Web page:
“All day I strive to push matters along; to keep on good terms with the Mayor, while rejecting his advice and refusing to obey his orders; not to be drawn into a personal quarrel with Platt; not to let my colleagues split either among themselves or with me; to work with reformers like Dr. Parkhurst, and yet not let them run away with the Department; to keep weeding out the bad men; to attend to the thousand complaints, well- and ill-founded, of citizens; to try to improve discipline, and to build up the detective bureau, and develop leaders; and so on and so on.”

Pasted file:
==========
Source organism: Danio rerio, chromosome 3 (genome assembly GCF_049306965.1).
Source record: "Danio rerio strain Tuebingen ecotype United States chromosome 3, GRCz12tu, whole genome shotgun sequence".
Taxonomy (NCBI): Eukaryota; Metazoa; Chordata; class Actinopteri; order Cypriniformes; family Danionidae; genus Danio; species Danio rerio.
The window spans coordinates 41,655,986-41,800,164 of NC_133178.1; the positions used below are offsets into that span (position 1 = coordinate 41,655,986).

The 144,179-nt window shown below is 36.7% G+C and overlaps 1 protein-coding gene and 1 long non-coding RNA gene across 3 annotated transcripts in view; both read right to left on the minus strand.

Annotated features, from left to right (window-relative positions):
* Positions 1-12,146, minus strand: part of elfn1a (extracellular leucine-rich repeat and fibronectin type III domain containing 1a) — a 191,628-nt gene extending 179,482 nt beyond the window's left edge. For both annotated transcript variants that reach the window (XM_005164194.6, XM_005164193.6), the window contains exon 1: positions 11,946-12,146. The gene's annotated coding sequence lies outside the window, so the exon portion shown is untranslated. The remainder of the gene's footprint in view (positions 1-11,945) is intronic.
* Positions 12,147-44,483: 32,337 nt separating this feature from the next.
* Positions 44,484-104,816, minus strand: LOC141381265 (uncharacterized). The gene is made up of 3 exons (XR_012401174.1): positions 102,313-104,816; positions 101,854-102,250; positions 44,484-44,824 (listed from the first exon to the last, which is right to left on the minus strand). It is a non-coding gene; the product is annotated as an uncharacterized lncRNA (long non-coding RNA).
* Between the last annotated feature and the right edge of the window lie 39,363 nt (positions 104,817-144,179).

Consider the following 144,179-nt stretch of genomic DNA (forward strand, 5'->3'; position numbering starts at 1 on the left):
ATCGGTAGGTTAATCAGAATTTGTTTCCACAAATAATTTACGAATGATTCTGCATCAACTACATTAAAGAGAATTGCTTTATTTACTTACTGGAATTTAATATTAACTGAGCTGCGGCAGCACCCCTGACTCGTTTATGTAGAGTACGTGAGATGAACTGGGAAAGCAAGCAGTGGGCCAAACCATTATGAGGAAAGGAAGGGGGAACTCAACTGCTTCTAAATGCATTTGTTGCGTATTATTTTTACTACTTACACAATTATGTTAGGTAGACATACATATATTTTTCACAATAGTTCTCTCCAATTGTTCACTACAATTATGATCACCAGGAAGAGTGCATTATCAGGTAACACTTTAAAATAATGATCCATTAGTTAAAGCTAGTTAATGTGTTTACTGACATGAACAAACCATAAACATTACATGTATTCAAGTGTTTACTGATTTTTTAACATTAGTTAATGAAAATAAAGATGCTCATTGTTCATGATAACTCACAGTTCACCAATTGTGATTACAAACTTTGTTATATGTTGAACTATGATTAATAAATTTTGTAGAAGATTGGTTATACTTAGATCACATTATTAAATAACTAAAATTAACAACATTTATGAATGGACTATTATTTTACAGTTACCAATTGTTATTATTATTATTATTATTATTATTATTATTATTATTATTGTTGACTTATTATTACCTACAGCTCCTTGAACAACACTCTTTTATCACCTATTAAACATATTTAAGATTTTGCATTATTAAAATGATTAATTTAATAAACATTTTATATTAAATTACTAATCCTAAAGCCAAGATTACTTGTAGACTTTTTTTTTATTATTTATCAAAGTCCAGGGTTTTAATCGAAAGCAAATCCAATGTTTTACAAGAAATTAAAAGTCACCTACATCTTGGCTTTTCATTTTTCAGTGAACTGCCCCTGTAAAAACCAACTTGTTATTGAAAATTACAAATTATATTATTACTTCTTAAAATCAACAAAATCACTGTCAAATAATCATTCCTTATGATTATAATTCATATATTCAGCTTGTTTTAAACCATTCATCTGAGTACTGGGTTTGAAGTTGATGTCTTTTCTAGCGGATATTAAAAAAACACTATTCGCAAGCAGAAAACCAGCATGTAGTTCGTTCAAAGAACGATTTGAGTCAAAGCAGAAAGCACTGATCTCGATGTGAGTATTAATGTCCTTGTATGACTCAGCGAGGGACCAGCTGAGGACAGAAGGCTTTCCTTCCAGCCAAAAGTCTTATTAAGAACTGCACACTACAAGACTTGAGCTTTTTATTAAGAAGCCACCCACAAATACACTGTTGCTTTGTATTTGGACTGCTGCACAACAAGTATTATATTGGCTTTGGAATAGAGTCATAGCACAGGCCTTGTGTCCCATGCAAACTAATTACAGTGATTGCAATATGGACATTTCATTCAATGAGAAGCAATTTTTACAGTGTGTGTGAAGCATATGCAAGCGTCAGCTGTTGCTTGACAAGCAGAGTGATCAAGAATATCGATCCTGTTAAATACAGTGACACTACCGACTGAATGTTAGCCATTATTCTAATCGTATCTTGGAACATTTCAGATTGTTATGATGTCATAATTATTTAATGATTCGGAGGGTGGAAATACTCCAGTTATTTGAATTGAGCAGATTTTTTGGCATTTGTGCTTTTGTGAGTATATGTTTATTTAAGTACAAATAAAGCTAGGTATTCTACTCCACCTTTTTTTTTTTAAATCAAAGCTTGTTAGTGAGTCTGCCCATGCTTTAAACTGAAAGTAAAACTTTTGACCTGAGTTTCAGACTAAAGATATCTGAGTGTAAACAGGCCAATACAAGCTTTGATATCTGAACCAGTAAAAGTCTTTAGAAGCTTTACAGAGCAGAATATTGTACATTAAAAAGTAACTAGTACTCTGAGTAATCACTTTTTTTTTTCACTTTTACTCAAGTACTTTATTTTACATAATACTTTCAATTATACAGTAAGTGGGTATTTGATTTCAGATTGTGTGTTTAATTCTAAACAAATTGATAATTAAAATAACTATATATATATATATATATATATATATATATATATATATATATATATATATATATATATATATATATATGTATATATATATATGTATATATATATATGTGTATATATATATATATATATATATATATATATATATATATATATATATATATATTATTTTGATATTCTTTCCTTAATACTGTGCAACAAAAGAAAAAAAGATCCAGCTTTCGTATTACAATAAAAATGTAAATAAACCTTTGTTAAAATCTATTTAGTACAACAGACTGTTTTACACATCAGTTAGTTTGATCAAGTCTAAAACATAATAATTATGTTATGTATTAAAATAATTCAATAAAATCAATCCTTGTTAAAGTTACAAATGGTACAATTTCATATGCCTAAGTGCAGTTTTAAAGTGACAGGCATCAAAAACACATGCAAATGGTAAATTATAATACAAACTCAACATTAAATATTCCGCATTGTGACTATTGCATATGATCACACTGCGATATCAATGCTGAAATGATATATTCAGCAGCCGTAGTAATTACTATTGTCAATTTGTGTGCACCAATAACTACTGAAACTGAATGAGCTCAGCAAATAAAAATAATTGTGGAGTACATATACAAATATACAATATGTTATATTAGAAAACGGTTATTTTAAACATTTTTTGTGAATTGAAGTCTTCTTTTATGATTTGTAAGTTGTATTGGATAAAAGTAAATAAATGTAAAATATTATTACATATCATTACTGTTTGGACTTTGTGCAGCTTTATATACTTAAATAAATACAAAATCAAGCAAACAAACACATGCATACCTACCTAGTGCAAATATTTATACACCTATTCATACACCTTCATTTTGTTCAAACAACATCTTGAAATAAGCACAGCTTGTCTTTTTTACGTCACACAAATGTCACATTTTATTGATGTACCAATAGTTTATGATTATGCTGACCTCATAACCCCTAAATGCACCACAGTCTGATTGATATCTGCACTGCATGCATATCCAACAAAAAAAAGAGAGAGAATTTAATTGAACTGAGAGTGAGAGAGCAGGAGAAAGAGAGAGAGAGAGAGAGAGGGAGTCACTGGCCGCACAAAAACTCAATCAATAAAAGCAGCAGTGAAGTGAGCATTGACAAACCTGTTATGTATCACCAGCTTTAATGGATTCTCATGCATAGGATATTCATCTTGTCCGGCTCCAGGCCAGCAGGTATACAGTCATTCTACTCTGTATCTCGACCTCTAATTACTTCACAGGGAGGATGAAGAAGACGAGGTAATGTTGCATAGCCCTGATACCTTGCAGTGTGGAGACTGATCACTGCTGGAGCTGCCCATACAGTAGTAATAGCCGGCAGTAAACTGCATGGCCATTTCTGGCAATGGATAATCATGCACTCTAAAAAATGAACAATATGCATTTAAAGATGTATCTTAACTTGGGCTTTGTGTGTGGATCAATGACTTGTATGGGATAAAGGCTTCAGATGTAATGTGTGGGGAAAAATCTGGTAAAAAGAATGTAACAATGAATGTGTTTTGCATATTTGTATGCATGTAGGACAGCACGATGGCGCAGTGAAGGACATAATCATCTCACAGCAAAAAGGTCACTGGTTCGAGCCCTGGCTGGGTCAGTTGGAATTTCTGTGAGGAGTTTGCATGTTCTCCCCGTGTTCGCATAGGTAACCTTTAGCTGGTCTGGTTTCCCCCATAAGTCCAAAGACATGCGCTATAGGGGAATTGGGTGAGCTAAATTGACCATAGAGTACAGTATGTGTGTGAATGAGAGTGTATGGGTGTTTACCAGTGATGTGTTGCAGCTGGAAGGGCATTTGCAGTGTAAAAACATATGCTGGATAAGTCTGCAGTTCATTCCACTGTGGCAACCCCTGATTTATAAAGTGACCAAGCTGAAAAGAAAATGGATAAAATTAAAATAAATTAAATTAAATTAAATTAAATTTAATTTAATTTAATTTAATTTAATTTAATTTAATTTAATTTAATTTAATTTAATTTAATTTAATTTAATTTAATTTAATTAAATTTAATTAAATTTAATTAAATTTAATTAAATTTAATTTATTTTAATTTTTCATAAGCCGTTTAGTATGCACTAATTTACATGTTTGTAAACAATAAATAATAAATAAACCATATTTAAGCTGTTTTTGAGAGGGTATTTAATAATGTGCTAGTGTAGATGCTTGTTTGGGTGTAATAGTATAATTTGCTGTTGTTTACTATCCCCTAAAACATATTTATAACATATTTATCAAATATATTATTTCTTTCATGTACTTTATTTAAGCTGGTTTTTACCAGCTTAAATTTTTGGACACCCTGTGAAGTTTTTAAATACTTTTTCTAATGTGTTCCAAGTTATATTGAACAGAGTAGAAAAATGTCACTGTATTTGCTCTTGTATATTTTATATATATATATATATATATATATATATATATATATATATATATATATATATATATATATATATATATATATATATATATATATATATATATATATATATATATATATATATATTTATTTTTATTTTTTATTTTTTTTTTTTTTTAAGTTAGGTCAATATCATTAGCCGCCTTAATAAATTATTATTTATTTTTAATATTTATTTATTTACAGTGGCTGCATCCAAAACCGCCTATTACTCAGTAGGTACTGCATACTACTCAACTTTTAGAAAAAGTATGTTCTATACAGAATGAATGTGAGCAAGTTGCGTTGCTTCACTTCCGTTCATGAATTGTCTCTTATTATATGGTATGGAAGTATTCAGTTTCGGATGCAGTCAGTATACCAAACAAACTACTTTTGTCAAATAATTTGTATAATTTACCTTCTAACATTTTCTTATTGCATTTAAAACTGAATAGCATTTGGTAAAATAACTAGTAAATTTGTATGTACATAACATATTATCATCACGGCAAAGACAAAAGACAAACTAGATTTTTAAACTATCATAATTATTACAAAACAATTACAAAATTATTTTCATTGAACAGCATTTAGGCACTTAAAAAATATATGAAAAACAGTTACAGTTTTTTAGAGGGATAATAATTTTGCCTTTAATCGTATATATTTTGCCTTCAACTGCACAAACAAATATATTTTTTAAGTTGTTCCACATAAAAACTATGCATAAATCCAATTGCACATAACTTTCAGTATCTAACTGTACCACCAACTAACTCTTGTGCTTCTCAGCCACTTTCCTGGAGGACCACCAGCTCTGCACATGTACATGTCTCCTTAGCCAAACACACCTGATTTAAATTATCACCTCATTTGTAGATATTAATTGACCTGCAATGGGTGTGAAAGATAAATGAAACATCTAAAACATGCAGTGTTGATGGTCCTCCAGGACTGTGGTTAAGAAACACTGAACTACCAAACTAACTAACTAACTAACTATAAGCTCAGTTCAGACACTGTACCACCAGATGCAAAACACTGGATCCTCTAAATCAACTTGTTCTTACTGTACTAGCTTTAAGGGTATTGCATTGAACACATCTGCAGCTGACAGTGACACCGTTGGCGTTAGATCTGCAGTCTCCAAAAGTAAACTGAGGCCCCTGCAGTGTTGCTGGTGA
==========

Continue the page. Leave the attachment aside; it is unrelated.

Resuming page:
Letter from Theodore Roosevelt to Anna Roosevelt Cowles, February 16, 1896. Theodore Roosevelt Collection, Houghton Library, Harvard University. Electronic copy sponsored by the Theodore Roosevelt Center at Dickinson State University. For reproduction or publication permission, contact the Theodore Roosevelt Collection, Houghton Library.